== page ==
FORT ST. JOHN, B.C. – A new report says Canada’s natural gas exports will continue to decline over the next few years with no sign of a return to the highs of the past decade.
The Canadian Energy Research Institute says exports will drop largely because of the steep increase in cheaper natural gas production in the United States where Canada has traditionally exported its gas.
Yesterday’s report said the US, already the world’s largest gas producer, could become a net exporter of gas by next year and is set to increase gas production by 72% over the next 20 years.
The Institute says in Western Canada, which accounts for the vast majority of Canadian natural gas production, as low prices weigh on production, pipeline exports will drop to as low as one billion cubic feet per day in 2020, before rebounding to three billion cubic feet by 2037.
The drop in Western Canadian exports is on top of an already steep drop from a high of about 11 billion cubic feet per day in 2006 to an estimated four billion cubic feet per day this year.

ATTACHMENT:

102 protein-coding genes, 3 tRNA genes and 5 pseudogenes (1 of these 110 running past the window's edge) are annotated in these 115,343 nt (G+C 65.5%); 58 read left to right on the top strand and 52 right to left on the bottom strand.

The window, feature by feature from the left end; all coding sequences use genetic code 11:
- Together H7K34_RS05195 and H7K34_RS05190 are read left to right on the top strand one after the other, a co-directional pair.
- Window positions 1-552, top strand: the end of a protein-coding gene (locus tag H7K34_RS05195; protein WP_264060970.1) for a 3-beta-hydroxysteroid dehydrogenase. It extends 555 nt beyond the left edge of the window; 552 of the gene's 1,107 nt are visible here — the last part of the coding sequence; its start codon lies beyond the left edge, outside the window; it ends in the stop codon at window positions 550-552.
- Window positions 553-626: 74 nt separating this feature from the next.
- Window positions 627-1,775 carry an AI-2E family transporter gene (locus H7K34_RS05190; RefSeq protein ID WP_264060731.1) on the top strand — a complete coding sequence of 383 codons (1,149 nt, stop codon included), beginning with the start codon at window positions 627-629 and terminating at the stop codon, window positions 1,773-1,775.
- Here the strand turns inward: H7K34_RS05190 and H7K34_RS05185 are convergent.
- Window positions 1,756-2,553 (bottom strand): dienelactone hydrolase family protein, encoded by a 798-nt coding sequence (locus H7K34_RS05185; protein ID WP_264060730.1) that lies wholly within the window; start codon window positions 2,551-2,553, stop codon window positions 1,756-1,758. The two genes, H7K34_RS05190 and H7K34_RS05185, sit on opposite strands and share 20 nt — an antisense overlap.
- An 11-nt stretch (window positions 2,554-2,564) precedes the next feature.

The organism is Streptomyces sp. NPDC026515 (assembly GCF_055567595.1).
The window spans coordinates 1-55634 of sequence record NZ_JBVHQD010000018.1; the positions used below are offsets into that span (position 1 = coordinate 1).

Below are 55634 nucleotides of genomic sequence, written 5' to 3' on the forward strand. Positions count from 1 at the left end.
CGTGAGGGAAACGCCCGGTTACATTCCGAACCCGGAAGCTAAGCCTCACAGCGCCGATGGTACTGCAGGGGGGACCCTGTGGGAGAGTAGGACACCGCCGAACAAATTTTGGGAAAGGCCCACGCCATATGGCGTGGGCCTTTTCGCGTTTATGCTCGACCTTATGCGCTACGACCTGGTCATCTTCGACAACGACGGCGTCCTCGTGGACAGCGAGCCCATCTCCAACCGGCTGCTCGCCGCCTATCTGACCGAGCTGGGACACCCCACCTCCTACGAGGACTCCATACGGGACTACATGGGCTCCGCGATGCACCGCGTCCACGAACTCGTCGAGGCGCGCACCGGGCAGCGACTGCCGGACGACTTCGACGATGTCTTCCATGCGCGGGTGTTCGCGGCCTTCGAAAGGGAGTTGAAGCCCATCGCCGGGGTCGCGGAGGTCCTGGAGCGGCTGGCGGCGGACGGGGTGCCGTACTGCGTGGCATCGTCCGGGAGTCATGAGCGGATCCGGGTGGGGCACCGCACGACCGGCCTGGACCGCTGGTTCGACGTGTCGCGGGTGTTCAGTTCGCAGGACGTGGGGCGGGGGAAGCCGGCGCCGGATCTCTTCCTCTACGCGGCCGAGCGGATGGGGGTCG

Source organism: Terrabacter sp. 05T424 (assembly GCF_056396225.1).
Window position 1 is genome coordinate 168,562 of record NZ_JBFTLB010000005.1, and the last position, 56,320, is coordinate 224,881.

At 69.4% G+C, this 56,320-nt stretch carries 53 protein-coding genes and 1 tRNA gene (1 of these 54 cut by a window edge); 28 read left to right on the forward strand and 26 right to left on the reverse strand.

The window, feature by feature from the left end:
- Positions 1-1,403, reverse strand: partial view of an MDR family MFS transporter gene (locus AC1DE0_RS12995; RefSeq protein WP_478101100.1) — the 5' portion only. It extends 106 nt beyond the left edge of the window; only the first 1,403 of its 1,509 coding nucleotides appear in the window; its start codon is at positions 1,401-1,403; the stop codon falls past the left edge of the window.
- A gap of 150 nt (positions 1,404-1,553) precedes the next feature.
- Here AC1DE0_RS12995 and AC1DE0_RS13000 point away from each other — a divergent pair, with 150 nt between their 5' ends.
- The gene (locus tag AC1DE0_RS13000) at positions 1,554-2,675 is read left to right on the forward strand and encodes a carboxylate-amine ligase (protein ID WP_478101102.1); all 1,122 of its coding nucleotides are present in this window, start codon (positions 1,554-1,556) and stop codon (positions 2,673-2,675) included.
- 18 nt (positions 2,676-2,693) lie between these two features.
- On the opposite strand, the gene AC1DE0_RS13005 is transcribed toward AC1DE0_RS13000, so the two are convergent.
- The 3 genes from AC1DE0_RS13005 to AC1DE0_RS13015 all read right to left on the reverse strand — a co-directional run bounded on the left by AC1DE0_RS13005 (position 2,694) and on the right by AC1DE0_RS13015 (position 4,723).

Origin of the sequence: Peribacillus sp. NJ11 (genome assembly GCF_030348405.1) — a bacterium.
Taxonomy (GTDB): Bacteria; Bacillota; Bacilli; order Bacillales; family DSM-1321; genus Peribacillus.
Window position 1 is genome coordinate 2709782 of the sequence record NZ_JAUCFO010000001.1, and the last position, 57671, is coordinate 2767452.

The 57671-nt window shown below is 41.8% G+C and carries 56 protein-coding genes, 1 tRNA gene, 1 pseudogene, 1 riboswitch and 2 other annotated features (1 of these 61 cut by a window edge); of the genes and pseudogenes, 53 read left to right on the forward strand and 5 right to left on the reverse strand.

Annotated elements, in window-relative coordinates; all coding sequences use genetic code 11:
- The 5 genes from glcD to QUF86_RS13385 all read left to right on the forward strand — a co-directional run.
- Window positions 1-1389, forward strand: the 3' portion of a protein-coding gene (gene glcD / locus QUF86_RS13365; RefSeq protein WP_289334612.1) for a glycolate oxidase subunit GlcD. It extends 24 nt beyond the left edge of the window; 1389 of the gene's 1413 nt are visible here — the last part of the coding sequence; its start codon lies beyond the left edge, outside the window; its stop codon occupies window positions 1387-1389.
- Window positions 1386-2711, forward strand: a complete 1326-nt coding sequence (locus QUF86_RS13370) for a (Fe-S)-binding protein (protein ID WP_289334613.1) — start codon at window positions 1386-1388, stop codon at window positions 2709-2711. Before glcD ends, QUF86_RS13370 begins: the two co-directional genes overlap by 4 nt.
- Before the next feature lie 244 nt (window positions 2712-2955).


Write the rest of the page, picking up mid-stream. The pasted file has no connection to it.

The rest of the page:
The Institute also says Eastern Canada will see a production drop because of a combination of high costs and the fracking bans in Quebec and New Brunswick.
Despite the drop in exports, the study notes Canada could still be a net exporter of natural gas in 20 years, and exports could total six billion cubic feet per day by 2037, especially if some of the proposed liquefied natural gas projects go ahead.
The study assumes LNG exports of about four billion cubic feet per day starting around 2021, but notes again no projects have yet received final approval to start construction.
Total Canadian production is expected to increase from 14.4 billion cubic feet per day in 2015 to 21 billion cubic feet per day over the next 20 years, with an increase in domestic consumption part of that growth.